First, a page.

“So how was basic training”? “Well I loved it and hated it. Looking back it was the best thing I have ever done. It has given me a sense of pride and accomplishment. I made some great friends, you have to depend on each other”. “So you are headed to Alaska in the winter time”. “Yep, no sun for three months, and minus 40 degrees . I guess I am ready, I will be there with everyone else”. This young man was quietly full of a grace and strength that came through. I said to him “Thank you for your service”. “You are welcome sir. Did you serve”? “No I did not. My father was a pilot in WWII. He flew in Europe. I never really appreciated what he did until the 50th anniversary of D-Day. I sat our living room and listened as he shared about being shot at every day. “The hard part was in the morning flight briefings, looking around and missing a few guys from the day before. I am not a hero. The heroes never came home”.

We pulled up to the recruitment station in an Arvada strip mall. As he was getting out I told him “I am proud to be with you”. “Sir, I am just a Private”. I said, “Young man you are a soldier who has committed to protect and defend me and my family – you are a gift”. “Thank you sir, that means a lot”.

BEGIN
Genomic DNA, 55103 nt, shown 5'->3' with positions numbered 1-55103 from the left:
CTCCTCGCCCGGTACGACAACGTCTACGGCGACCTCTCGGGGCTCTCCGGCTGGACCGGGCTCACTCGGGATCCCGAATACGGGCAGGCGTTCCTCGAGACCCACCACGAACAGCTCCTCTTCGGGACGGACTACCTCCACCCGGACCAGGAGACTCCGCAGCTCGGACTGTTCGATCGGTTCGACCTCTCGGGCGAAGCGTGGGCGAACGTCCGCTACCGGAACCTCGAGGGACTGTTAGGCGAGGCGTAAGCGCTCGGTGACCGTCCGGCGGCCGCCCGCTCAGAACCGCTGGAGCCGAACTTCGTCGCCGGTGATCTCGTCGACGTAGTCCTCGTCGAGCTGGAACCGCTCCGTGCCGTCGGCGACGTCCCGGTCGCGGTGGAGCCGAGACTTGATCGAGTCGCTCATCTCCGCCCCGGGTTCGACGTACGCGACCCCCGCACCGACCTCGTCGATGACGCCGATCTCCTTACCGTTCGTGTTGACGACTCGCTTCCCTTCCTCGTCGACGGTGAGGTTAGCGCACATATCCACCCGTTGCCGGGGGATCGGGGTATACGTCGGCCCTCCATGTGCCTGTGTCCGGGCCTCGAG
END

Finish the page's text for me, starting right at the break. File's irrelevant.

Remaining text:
Today is December 7th. It is the 78th anniversary of the attack on Pearl Harbor. My life was shaped in so many ways by the generation that lived through this huge challenge to freedom, decency, and sacrifice. Our challenges today are no less daunting. Can we tell ourselves the truth no matter what the cost, and then pay the price for facing down those forces that would steal our freedom for their own? I just read that there are three survivors from the SS Arizona, who are now 98. They were 19 once, like this young private. His youthful courage honors them and the 12 million men and women who served in WWII.

Thank You.

Onward and Upward Mark

Thanks

“It’s been a quiet week here in Lake Lyftbegone”… to parody Garrison Keilor, the king of live radio and the imaginary Minnesota small town. I was a “Prairie Home Companion” junky. I have only given 11 rides this week and each one of them was friendly, interesting and ‘normal’. I decided to keep track and everyone of these passengers said “Thanks for the ride”. This Thursday in millions of homes, homeless shelters, church basements, Elks clubs, VFWs, restaurants and park benches, people will gather to say thanks. Often a question will be asked “What are you thankful for”? The standard answer is family and friends. Well, since I have this space, I am going to give you my longer list drawn from my 100,000 miles of LYFT driving:

*** drivers who let other people in

*** hawks that sit on telephone poles

*** smiles

*** clean public restrooms

*** Waterworks Car Wash who, for $55 per month will clean my whole car daily

*** The Frank Sinatra channel on Sirius

*** riders who are ready to go

*** all wheel drive

*** public parks

*** round-abouts

*** the new 5th level ride-share pick up island at DIA

*** Cherry Creek State Park (naps and wildlife)

*** Speaker Phone

*** Google Maps relentless nudging and most often helpful directions

*** coffee

*** snow storms that ‘thin the Lyft driver herd’

*** Netflix 30 minute shows to watch on break

*** sports talk radio